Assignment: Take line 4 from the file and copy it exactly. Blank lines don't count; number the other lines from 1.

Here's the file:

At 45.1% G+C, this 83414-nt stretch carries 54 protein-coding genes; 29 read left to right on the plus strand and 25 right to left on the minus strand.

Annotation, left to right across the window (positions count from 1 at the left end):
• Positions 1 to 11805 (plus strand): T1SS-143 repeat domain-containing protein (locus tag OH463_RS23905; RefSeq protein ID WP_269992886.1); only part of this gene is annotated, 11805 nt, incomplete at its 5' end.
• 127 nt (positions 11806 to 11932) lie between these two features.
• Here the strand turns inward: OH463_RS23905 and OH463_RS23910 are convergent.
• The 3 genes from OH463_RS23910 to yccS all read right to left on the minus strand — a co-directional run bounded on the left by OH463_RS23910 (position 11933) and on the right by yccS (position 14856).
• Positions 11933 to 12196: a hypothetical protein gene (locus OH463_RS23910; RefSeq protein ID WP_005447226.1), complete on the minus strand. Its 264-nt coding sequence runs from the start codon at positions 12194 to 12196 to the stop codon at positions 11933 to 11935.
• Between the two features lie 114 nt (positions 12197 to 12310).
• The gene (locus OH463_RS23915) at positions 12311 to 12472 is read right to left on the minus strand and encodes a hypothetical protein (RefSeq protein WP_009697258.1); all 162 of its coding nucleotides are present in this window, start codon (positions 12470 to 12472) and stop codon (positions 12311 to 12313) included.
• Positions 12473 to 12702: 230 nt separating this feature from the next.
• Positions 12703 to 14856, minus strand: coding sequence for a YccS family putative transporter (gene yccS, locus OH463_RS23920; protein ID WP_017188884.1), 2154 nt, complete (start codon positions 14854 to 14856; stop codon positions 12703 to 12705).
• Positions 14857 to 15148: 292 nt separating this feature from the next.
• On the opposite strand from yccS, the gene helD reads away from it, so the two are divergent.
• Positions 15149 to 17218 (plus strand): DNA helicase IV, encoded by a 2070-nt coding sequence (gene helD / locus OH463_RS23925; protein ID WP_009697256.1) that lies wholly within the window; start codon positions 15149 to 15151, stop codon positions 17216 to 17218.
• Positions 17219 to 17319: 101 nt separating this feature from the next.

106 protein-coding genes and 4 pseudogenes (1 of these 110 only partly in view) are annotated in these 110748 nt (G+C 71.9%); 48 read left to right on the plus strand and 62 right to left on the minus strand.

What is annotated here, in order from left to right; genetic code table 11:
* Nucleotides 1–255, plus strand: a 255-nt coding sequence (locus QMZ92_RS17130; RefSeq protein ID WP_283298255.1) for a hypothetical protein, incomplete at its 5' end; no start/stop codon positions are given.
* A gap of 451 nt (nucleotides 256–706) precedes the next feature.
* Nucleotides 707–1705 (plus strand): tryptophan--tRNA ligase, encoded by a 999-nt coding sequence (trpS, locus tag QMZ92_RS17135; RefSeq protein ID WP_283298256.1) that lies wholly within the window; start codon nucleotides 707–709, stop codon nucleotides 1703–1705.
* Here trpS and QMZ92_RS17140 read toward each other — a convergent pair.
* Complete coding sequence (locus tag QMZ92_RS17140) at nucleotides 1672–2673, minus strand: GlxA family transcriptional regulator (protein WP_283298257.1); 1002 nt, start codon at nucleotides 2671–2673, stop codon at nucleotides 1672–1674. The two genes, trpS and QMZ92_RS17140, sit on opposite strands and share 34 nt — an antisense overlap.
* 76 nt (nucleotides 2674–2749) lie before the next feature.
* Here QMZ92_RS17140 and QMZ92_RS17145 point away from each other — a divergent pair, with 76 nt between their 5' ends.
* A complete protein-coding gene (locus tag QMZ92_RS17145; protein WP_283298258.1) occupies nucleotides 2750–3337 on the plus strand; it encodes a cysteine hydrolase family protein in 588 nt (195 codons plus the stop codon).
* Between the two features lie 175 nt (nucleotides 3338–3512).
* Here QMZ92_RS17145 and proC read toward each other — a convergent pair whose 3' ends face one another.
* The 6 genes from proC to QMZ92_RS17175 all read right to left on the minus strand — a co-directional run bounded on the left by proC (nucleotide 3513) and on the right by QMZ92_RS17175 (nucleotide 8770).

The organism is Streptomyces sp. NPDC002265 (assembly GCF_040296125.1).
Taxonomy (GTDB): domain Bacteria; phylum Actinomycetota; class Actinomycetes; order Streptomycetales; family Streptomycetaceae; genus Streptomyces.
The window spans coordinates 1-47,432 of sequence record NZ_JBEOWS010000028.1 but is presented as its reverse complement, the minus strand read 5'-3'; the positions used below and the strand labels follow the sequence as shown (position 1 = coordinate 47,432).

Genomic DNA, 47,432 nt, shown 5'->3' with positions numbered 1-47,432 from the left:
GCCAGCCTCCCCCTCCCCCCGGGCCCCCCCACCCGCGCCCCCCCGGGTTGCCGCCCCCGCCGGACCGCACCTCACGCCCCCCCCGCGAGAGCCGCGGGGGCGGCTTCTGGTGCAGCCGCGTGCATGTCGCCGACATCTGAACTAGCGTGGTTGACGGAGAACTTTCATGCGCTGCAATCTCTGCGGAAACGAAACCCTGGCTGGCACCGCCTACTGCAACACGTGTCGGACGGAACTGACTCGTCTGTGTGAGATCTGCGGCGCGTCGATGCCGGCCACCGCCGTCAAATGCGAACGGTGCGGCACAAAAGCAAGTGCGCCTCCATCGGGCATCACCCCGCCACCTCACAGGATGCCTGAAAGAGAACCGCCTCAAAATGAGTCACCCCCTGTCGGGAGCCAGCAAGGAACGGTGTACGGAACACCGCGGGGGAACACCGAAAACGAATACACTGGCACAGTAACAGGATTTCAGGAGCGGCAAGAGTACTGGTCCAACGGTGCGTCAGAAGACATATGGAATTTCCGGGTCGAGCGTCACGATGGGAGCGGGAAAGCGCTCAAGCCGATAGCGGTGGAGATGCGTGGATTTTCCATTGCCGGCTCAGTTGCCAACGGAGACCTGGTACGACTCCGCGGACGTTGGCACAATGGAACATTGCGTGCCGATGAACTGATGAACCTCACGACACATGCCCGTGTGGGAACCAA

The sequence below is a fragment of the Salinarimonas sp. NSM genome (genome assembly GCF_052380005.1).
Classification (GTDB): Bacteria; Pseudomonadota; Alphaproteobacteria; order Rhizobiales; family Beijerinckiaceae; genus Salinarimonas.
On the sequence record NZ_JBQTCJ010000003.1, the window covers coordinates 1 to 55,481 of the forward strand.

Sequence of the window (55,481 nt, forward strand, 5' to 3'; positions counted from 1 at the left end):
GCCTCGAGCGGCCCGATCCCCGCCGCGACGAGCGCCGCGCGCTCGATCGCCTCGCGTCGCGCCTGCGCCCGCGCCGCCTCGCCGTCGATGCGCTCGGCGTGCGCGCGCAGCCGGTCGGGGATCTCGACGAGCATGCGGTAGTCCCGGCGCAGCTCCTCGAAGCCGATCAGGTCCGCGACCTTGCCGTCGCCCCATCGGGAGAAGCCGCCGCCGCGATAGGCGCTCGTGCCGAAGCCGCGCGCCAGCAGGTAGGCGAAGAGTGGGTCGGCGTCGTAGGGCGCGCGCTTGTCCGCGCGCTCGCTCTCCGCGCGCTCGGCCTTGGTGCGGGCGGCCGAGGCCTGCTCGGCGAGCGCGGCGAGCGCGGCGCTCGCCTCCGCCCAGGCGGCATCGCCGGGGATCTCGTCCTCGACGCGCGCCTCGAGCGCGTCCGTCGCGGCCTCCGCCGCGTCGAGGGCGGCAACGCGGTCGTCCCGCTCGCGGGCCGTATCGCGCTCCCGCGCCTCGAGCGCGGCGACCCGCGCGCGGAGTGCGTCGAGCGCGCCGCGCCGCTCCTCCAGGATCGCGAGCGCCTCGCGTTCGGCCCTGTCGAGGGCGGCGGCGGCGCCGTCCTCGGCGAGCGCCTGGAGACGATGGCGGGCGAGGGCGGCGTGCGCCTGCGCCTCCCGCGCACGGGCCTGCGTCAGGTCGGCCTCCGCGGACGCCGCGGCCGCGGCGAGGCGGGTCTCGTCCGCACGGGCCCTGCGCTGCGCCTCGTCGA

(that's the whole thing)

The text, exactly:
• 127 nt (positions 11806 to 11932) lie between these two features.